- Research article
- Open Access
- Open Peer Review
Pro-inflammatory cytokines and bone fractures in CKD patients. An exploratory single centre study
© Panuccio et al.; licensee BioMed Central Ltd. 2012
- Received: 19 April 2012
- Accepted: 23 September 2012
- Published: 9 October 2012
Pro-inflammatory cytokines play a key role in bone remodeling. Inflammation is highly prevalent in CKD-5D patients, but the relationship between pro-inflammatory cytokines and fractures in CKD-5D patients is unclear. We studied the relationship between inflammatory cytokines and incident bone fractures in a cohort of CKD-5D patients.
In 100 CKD-5D patients (66 on HD, 34 on CAPD; males:63, females:37; mean age: 61 ± 15; median dialysis vintage: 43 months) belonging to a single renal Unit, we measured at enrolment bone metabolic parameters (intact PTH, bone and total alkaline phosphatase, calcium, phosphate) and inflammatory cytokines (TNF-α, IL-6, CRP). Patients were followed-up until the first non traumatic fracture.
During follow-up (median: 74 months; range 0.5 -84.0) 18 patients experienced fractures. On categorical analysis these patients compared to those without fractures had significantly higher intact PTH (median: 319 pg/ml IQ range: 95–741 vs 135 pg/ml IQ: 53–346; p = 0.04) and TNF-α levels (median: 12 pg/ml IQ: 6.4-13.4 vs 7.8 pg/ml IQ: 4.6-11; p = 0.02). Both TNF-α (HR for 5 pg/ml increase in TNF-α: 1.62 95% CI: 1.05-2.50; p = 0.03) and intact PTH (HR for 100 pg/ml increase in PTH: 1.15 95% CI: 1.04-1.27; p = 0.005) predicted bone fractures on univariate Cox’s regression analysis. In restricted (bivariate) models adjusting for previous fractures, age, sex and other risk factors both PTH and TNF-α maintained an independent association with incident fractures.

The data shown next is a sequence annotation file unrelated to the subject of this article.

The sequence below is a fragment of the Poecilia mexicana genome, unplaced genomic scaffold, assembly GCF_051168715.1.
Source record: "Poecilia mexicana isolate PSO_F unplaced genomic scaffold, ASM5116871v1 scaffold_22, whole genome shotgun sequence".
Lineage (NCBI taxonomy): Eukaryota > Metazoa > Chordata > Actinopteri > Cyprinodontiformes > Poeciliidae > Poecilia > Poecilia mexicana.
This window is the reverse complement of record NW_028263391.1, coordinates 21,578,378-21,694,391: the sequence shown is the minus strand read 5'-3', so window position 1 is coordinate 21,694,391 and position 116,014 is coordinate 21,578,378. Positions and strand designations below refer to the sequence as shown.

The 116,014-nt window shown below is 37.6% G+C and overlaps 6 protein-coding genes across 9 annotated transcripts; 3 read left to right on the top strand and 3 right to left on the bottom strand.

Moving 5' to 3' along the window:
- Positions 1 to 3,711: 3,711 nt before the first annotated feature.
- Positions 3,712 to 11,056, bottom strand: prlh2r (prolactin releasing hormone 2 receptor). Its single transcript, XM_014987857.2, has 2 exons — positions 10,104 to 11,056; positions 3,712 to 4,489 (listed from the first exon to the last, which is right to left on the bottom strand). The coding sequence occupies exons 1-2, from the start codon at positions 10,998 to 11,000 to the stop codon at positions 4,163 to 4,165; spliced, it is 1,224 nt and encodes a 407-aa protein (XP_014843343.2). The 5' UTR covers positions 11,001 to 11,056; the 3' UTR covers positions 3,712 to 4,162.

In our bivariate analyses TNF-α was significantly associated with incident fractures. Analyses in larger cohorts and with adequate number of events are needed to firmly establish the TNF α -fracture link emerged in the present study.
- Bone fractures
Bone mineral disorders are pervasive in patients with kidney failure on dialysis (CKD stage 5D) and the risk for bone fractures is quadrupled in this population [1, 2]. Deranged parathyroid function is currently considered as the fundamental alteration responsible for bone disease in CKD . Past exposure to steroids applied to treat immunological renal diseases or administered in previous kidney transplants represents an additional major factor in the pathogenesis of bone fractures in these patients . Apart from parathyroid hormone (PTH) and other major hormonal regulators of bone metabolism, during the last two decades pro-inflammatory cytokines have fully emerged as major players in bone remodeling . In particular, Tumor Necrosis Factor Alpha (TNF-α) a cytokine endowed with a large repertoire of biological effects is one of the most powerful inducers of the receptor activator of NF-kB ligand (RANKL), i.e. a key trigger of osteoclast activation and bone resorption [4–7]. High cytokines levels may contribute to increase the risk of osteoporosis and bone fractures in chronic inflammatory disease including COPD  and inflammatory bowel disease , and the relevance of RANKL pathway in bone health is indicated by the efficacy of drugs impinging upon RANKL in the treatment of osteoporosis in elderly women , including patients in CKD stage 2–4 . Inflammation is a feature of advanced CKD [12–15], but the relationship between pro-inflammatory cytokines and fractures in CKD-5D patients is still unclear. To explore the hypothesis that inflammation may contribute to the high risk of bone fracture in CKD we tested the relationship between inflammatory makers and other bone metabolic parameters with incident bone fractures in a cohort of stable CKD-5D patients without inter-current clinical infectious processes.